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Top 10 items every teacher should have

These are items that I got along just fine without, but then once I had them, I wondered how I ever managed. Plus, it has made my life of teaching more fun and enjoyable! 

#1: A nice bag to carry your work in. We all take work home and for some reason, when you are carrying it home in some old ugly bag or a repurposed grocery bag, it feels… sad. I think that when you like the bag you are carrying your work home in, you are more likely to feel ok about the work inside of it. There are some really cool bags out there. Here are a few I like: messenger bags, tote bags and computer bags. I particularly like this store on Etsy. She does personalized orders (combining any fabrics she has and monograms as well!). Here is the bag I ordered from her:


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Use this tip to help save time while grading tests! www.theardentteacher.com
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Speed up the grading process for tests! 

I don’t give too many tests in my class. They are generally at the end of each main unit: Physics, Chemistry, Astronomy etc. Since they are few and far between, I want to make sure that they are strong summitive assessments that cover a wide range of material while also going in-depth with the content. In order to do this, my tests are generally long and fairly difficult. I typically include multiple choice questions, matching, fill-in-the-blank, some type of graphing and two essay questions. The students would write on the actual test that I would hand out to them. As I am sure you have already realized– they take forever to grade. I usually spend between 6-10 hours grading them. After more than five years, I finally decided to try and come up with a solution to this. This is my solution…

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Avoid teacher burnout by making the workplace more fun! My colleagues have been putting these ducks in my room all school year after my room flooded twice to turn the situation into something more fun. www.theardentteacher.com
Photo Apr 01, 5 24 40 PM
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Dealing With Student Absences

I have already talked about how to lessen the amount of prep work you have to do when absent (check out that post here), but what about when your students are gone? I used to think it was much more work dealing with students being absent than when I took a day off (whether it be a sick day or professional development); that was before I came up with these ways to avoid the frustration. Here are some tips and tricks for making your classroom more self sufficient for absent students as well as making your life easier.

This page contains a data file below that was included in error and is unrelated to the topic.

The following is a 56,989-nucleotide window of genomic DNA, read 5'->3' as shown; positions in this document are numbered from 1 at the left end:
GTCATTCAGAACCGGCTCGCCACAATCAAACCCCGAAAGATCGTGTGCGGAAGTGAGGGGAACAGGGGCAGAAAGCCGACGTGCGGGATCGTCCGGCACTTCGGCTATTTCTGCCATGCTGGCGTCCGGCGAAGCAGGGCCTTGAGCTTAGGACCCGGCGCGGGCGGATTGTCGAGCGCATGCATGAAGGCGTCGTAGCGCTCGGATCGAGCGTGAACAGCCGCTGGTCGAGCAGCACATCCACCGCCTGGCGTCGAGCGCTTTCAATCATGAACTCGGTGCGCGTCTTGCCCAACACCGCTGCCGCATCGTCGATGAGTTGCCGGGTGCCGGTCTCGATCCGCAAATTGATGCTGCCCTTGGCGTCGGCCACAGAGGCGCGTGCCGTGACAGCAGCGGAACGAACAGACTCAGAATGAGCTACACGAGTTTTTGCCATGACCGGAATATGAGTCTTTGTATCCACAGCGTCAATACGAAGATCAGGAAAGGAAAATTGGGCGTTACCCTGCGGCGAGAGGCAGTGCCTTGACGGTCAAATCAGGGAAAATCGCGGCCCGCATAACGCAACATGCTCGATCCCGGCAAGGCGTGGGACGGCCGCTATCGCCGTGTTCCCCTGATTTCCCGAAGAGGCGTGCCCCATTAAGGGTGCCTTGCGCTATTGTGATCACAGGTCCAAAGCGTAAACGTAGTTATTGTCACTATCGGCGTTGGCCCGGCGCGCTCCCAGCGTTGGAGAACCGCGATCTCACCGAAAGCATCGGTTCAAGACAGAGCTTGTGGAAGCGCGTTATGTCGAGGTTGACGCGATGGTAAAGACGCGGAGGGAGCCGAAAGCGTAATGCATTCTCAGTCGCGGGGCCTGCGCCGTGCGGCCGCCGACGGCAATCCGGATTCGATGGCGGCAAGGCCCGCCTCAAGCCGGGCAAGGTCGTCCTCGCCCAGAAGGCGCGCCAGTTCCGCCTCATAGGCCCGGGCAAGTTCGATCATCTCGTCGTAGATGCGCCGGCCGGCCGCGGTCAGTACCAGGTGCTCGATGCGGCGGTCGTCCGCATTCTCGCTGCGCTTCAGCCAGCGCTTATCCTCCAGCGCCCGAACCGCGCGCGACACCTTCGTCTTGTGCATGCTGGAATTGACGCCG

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A great idea for keeping kids from walking out of your classroom with your pencils! Photo Credit: The Ardent Teacher
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Stop Taking my Pencils!

I don’t know about you, but no matter what I have tried in the past, my pencils always seem to disappear! I have a special holder on my desk for ‘student pencils.’ I have previously asked them to leave a shoe in exchange for a pencil. I thought that if my students would hobble around my classroom with only one shoe, they would surely remember to give me my pencil back. But, sure enough, my pencils would slowly disappear! So, I recently came up with a new idea for keeping my pencils from getting “kidnapped” (napped by kids) and thought I would share it with you!

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Building Community in The Classroom
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Tips on Building Community in the Classroom

Much like with parenting, teachers are often the caring and supportive adult in students’ lives. However, we are also the judge, jury and executioner! It can be a tough role to juggle. In order to help strike that balanced chord of showing that you are there to support your students, building community should be your first step. Here are some approaches that I use in my classroom to help build community.
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Great and helpful tips on how to integrate technology into the classroom!
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Tips For Incorporating Technology Into Your Classroom

I don’t know about you, but I have strong mixed feelings about using technology. On the one hand, technology is something that my students have a deep connection to–it’s how they understand life. On the other hand, I sometimes feel that for all the good it brings, I secretly fear that it is going to ruin our society. Technology is such an integral part of our world today, it’s hard to imagine what life would be like if it were to disappear suddenly. Districts across the nation are touting their integration of “21st century learning” (whatever that means), and teachers are being pushed into bringing as much technology into their classroom as possible. Sure, technology can be great; however, when you are relying on it and it suddenly stops working, it can be crippling and very frustrating in a classroom setting (especially when 68 eyes are on you… waiting for you to ‘fix’ the unforeseen problem). Is it unbelievably frustrating when the technology you are using suddenly stops working? Yes. Does it have to be? No. Here are some ways that I have learned to help make the integration of technology into my classroom easier, fun and a bit more seamless.

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